Do you live with a Thanksgiving perspective?
A recent “Tiger” comic strip showed one little boy asking another, “What are you going to be thankful for this Thanksgiving?”
In the next panel, the boy answered, “I’m grateful I only have to think of things to be grateful for once a year.”
That’s some gratitude, isn’t it? A truly thankful person recognizes that every day is a gift and a daily opportunity to count our blessings and give thanks to God as we acknowledge Him as our source of blessings.
For some people, it’s easier to complain than it is to give thanks. Too often we gripe about what we don’t have instead of being grateful for what we do have. Someone said about Black Friday, the intense shopping day that follows Thanksgiving Day, “Only in America do people trample others for sales exactly one day after being thankful for what they already have.”
Or, we complain about what all we have to do. A thankful person looks at life with a perspective of thanksgiving. Someone wrote,
I’m thankful for the spouse who hogs the covers every night, because he or she is home with me instead of out with someone else.
For the teenager who is not doing his chores, but is watching television, because that means he is home and not on the street.
For the mess to clean up after the social, because that means I have been surrounded by friends.
For the clothes that fit a little too snug, because that means I have enough food to eat.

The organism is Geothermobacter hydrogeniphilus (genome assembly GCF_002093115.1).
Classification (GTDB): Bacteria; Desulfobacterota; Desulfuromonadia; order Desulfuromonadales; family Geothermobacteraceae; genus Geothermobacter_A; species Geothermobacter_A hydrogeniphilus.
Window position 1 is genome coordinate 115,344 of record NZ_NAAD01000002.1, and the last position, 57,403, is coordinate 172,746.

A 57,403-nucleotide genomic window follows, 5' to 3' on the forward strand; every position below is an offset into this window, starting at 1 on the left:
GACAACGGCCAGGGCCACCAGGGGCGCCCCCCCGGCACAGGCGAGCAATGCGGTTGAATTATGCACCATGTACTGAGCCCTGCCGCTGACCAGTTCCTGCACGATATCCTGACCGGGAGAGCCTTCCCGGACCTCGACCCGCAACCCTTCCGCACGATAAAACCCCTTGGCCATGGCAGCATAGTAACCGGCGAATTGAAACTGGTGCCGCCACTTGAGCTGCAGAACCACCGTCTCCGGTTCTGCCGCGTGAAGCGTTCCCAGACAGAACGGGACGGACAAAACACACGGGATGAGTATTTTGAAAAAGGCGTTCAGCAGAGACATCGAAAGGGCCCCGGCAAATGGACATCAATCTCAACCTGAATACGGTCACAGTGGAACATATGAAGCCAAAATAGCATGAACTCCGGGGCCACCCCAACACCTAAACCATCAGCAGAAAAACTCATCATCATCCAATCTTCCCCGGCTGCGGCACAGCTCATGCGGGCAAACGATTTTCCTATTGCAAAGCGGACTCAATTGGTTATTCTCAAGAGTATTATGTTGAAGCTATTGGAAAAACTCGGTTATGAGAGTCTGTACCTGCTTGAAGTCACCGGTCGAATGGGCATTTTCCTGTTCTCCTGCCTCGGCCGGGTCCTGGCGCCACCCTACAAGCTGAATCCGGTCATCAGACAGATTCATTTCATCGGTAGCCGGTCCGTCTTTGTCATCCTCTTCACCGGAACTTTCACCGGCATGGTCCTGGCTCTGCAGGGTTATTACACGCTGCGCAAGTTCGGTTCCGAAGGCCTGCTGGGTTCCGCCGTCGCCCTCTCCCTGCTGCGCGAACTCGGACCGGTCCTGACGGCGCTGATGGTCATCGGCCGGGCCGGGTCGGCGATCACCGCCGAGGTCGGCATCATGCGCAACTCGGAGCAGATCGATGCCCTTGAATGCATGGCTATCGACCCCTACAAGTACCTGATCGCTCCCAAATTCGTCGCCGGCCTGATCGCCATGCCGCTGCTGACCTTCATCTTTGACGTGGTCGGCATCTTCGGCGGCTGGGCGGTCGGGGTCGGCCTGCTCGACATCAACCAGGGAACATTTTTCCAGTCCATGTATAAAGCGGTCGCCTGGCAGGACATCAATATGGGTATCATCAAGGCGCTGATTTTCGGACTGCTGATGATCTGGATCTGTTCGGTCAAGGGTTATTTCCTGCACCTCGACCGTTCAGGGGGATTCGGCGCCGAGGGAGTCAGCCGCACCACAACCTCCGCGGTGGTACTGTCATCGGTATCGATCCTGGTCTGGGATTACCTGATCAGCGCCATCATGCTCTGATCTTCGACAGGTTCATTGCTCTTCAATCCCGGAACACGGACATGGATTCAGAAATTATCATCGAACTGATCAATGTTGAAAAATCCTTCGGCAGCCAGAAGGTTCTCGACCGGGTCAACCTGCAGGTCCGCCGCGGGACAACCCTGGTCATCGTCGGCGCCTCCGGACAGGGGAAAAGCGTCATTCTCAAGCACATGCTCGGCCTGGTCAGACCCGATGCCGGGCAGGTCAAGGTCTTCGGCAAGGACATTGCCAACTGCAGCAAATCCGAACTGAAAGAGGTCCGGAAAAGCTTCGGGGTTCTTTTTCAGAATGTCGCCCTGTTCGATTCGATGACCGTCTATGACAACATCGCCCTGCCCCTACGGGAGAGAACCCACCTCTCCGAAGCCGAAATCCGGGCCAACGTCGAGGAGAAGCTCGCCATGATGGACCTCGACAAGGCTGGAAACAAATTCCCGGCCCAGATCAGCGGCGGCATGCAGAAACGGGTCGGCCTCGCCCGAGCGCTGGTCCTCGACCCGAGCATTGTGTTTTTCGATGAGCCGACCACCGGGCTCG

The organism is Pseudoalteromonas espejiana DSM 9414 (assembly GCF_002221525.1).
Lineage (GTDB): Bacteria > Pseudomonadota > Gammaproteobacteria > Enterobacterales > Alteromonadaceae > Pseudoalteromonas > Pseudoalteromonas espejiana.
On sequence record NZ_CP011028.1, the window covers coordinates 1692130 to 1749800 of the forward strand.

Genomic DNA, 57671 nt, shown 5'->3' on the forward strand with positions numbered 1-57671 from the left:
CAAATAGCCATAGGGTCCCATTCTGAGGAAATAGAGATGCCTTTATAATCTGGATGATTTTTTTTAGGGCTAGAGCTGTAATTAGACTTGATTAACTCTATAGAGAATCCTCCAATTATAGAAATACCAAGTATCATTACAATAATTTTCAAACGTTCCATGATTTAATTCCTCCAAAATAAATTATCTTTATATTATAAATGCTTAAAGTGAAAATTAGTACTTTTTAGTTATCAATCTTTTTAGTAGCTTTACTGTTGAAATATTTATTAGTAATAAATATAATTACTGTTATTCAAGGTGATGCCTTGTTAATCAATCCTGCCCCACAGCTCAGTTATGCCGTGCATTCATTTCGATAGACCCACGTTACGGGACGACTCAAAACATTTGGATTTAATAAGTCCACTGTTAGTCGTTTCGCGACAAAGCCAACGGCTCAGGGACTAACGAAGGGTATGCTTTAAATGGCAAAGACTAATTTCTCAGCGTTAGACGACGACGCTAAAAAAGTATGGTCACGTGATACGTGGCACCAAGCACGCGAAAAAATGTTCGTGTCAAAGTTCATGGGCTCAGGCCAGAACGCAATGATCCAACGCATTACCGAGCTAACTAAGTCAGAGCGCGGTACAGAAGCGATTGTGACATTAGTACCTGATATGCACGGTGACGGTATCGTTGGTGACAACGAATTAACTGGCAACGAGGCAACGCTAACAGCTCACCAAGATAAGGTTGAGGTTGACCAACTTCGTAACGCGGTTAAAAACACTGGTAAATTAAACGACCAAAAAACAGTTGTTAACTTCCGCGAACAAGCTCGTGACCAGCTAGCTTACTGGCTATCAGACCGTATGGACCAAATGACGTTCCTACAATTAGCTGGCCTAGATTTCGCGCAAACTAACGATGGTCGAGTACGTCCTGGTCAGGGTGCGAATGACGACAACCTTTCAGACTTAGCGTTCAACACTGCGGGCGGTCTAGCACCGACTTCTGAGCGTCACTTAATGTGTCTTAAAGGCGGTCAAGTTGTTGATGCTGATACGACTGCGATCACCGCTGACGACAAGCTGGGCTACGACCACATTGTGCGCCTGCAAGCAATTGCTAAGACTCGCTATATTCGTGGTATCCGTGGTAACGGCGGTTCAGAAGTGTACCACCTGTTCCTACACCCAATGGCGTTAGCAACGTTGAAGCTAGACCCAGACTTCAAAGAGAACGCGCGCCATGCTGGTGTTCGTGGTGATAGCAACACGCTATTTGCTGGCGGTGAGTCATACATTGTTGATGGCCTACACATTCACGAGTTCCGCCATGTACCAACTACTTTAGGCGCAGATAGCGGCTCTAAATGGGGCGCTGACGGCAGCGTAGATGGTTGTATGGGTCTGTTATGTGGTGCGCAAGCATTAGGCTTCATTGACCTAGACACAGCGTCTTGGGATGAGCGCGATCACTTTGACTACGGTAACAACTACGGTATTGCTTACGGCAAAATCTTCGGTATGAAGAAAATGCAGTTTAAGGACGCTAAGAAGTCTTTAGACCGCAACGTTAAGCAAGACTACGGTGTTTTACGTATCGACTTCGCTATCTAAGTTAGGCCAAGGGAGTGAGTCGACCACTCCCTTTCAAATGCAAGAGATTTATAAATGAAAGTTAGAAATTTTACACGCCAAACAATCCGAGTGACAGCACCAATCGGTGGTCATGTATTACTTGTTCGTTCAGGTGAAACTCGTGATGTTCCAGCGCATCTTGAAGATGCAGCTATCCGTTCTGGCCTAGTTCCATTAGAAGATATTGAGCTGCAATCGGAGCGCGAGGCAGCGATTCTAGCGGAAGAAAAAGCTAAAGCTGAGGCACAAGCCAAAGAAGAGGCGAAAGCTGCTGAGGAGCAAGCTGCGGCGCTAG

For the lawn that needs mowing, windows that need cleaning and gutters that need repairing, for that means I have a roof over my head.
For all the complaining I hear about the government, for that means I have freedom of speech.
For the taxes I pay, for that means I am employed.
For the huge heating bill, for that means I am warm.
For the faraway parking spot, for that means I am capable of walking and have transportation.
For the lady behind me that sings off key, for that means I can hear.
For the pile of laundry and ironing, for that means I have clothes to wear.
For the weariness and aching of muscles at the end of the day, for that means I have been working hard and am capable of hard work.
For the alarm that goes off in the morning, because that means I am alive and can get out of bed in the morning and have been given the gift of another day.
As we come to Thanksgiving Day, 2012, I’m thankful for:
• The love of God and the Gift He gave;
• Jesus’ nail-scarred hands and the empty tomb;
• Another year of marriage to a very lovely, talented lady;
• That God is faithful and sovereign even when this nation seems to be falling apart;
• A church family who loves me and has allowed me to be their pastor for 13 years;
• Gaining a beautiful daughter-in-law this year;
• That her husband, my son, got a good job;
•That my 18-month-old granddaughter lives only eight hours away and not 18 hours away;
• That my granddaughter says Grand-dada and blows kisses;
• A phone message that says, “David, this is your mother just checking in”;
• My mom’s good health;
• A brother’s reunion weekend long overdue, but greatly enjoyed;
• Hearing from friends from long ago who communicate out of the blue;
• That the Braves made the play-offs, sorta;
• That the Bulldogs are going to the SEC championship game again;
• That Texas A&M whupped Alabama;
• Wings and southern barbecue;
• Our military men and women;
• North Georgia apples and fresh strawberries picked myself.
The Bible says, “Give thanks to the Lord, for He is good” (Psalm 106:1).
Dr. David L. Chancey is pastor, McDonough Road Baptist Church, Fayetteville, Ga. The church family gathers at 352 McDonough Road and invites you to join them this Sunday for Bible study at 9:45 a.m. and worship at 10:55 a.m. Visit them on the web at www.mcdonoughroad.org.